2 Anterior knee pain Introduction Case study Discussion Conditions historyphysical examinationinvestigationsConditionsGrowing skeleton
3 IntroductionOne of the most common musculoskeletal complaints - pediatric populationDifferential diagnosis fairly extensive - thorough history and physical examinationSpecial attention:anatomic location of the painaggravating factorsAssessment of growth and developmentExclude hip and lumbar disorders (all patients)
4 History 15 year old male 2 month history anterior knee pain Progressively worseAggravated by activityNoticed swelling below kneeKarate – Provincial levelPain preventing exercise and tournament paticipation
5 Clinical ExaminationObservation: Swelling at the infrapatellar tendon attachment on the tibial tubercle.Palpation: Tenderness to same area.Flexibility: Hamstring tightnessNormal hip and lumbar spine examination
8 Summary (3 stage) 2. Personal. Karate is his passion - can’t imagine being not able to do it for possibly months.3. ContextualCouch will not understand the chronic nature of his condition.
9 Problem list Active - Osgood-Schlatter disease Passive - Excessive bilateral subtalar overpronation
10 Management plan Conservative Progression: Regular icing of the area. Modifying activities - No pain causing activities like jumpingPhysiotherapy to correct biomechanical abnormalities and treat pain.Progression:physiotherapy and modified activity routine for 4 weeksminor relapse of symptoms 2 weeks after resuming sport specific activities, but he started his treatment regime and the pain resolved.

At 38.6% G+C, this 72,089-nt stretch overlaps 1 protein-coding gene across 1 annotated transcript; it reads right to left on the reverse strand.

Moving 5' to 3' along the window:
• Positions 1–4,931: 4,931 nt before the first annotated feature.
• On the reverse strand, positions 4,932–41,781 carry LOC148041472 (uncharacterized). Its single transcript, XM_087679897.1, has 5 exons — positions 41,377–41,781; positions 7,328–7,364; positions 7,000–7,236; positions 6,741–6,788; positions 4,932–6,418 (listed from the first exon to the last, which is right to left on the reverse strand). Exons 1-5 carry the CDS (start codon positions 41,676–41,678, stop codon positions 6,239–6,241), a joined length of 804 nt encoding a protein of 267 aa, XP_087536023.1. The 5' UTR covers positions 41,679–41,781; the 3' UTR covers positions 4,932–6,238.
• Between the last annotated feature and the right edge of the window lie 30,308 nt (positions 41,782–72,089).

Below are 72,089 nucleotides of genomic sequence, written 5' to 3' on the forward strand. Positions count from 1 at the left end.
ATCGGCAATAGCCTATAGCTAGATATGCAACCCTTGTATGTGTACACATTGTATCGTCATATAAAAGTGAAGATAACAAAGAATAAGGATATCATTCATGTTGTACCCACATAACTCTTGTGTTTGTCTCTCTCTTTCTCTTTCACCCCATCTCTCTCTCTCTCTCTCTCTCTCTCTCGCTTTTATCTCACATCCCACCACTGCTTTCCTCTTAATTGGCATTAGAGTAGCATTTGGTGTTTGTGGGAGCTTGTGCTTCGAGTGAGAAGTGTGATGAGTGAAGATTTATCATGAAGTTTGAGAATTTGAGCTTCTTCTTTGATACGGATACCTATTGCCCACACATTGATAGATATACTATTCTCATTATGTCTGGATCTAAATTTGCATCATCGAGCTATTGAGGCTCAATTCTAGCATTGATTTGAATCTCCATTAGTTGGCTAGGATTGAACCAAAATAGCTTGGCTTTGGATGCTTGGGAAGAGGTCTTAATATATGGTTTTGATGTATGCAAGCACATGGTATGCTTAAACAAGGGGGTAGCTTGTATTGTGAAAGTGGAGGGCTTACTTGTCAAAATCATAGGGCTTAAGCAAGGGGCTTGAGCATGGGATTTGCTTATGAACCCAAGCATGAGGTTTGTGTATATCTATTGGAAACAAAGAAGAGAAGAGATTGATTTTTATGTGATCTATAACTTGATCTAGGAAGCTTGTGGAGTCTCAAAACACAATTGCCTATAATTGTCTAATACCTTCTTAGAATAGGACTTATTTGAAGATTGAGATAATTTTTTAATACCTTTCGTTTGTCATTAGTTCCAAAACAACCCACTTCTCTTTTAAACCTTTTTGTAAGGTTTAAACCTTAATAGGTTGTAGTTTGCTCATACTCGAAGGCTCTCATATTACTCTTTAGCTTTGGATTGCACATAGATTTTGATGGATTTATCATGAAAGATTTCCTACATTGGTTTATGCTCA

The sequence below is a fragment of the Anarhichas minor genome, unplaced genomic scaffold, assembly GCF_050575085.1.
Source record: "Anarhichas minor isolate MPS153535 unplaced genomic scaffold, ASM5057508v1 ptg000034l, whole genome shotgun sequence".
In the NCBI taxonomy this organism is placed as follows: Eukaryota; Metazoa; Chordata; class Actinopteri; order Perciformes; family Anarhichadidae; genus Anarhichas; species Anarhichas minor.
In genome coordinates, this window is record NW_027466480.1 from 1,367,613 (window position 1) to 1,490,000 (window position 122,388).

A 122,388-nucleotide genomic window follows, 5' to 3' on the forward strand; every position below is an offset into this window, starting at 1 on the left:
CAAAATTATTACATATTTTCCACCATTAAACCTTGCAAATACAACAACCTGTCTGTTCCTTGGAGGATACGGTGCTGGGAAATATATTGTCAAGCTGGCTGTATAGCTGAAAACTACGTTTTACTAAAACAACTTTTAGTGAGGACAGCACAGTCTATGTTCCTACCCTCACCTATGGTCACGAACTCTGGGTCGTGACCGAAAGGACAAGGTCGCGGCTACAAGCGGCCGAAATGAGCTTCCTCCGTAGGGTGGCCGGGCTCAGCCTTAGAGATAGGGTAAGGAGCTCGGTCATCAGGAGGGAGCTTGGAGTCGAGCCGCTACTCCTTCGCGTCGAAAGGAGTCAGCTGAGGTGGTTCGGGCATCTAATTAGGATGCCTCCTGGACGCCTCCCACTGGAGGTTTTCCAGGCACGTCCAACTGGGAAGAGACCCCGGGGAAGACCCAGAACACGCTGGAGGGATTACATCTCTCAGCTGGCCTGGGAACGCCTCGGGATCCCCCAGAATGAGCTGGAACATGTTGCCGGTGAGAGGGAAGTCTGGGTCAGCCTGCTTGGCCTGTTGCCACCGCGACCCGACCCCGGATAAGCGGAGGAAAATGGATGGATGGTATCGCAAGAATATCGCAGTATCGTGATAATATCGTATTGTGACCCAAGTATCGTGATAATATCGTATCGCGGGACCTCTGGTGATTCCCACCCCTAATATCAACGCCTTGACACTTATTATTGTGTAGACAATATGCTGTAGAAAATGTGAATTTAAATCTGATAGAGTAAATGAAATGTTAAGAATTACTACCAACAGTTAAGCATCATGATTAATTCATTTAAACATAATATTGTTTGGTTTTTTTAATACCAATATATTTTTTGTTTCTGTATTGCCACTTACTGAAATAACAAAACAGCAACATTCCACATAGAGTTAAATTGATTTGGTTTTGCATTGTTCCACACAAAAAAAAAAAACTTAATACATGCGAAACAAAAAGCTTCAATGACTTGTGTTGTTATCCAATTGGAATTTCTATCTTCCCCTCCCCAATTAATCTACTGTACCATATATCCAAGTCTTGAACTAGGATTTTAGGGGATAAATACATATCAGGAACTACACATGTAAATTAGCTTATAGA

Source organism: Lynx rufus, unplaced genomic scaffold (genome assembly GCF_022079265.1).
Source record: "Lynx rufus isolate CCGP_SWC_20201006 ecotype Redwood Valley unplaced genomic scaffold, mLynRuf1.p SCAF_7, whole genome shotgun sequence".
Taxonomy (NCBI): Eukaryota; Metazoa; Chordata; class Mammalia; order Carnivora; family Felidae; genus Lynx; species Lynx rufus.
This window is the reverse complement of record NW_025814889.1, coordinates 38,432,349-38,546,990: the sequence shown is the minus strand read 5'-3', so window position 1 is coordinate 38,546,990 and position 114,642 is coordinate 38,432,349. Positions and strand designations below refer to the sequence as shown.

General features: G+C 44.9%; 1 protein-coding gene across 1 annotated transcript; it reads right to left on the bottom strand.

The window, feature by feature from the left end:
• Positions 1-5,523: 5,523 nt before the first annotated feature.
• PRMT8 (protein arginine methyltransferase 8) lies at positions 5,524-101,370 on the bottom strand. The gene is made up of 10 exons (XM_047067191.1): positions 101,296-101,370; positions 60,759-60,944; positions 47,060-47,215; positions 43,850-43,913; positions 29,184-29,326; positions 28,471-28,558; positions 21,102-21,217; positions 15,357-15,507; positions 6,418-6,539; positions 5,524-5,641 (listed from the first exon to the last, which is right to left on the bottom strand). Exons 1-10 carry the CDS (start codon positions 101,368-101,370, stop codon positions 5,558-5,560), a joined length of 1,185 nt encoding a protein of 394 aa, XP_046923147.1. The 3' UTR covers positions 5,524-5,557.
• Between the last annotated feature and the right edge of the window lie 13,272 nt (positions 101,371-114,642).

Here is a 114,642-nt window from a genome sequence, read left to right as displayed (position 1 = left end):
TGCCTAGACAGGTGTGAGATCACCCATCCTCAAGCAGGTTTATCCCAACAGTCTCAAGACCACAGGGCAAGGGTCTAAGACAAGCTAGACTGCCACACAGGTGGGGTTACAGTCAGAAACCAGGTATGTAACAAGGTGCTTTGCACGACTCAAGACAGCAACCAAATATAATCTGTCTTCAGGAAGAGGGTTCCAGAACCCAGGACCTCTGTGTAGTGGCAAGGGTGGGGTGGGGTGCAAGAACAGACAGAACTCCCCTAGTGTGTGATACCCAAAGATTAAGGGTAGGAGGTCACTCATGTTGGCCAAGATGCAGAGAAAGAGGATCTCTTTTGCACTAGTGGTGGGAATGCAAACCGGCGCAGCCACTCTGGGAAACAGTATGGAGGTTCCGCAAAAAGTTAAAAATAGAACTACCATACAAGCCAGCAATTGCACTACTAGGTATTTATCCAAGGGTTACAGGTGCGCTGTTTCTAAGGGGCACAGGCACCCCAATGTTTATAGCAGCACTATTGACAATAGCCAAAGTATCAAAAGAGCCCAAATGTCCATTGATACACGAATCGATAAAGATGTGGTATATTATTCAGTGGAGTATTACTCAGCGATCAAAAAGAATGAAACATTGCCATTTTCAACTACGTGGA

12 HISTORYPain characteristics – location, character, onset, duration, change with activity or rest, aggravating and alleviating factors, and night pain.Trauma – acute major trauma, repetitive minor trauma.Mechanical symptoms – locking or extension block, instabilityInflammatory symptoms – morning stiffness, swellingBleeding disordersPrevious injury & treatmentsCurrent level of functioning
13 HISTORY Overuse knee injuries - report sensation of knee instability Pseudo-giving way due to a neuromuscular inhibitionInhibition secondary to pain, muscle weakness and patellar instability.
14 Physical ExaminationComplete knee examination (above and below joints)Examine - contralateral knee and the ipsilateral hip joint.Biomechanical examination - predisposing factors.Genetic predisposition includes excessive stiffness, loose-jointedness and poor muscle tone.Knee joint swelling - suspicion of intra-articular pathology, synovitis
15 Investigations Laboratory testing Imaging studies rarely used infection suspected - CBC, ESR, CRParthritis is diagnosed - anti-CCP, ANA, RF and HLA-B27 for classification and treatment.Imaging studies rarely usedAssist in diagnosisPerthe’s and Slipped femoral capital epiphysisX-rays and MRI most commonly used.
16 Extensive differential diagnosis Patellofemoral pain syndromePatellofemoral instability and patellar subluxationPatellar tendinopathy (Jumper’s knee)OsteochondrosesFat pad irritation/impingementReferred pain from the hip and lumbar spineOsteochondritis DissecansSynovial plicaQuadriceps tendinopathyBipartite patellaStress fracture of the patellaBursitisInflammatory disordersPain amplification syndromesTumors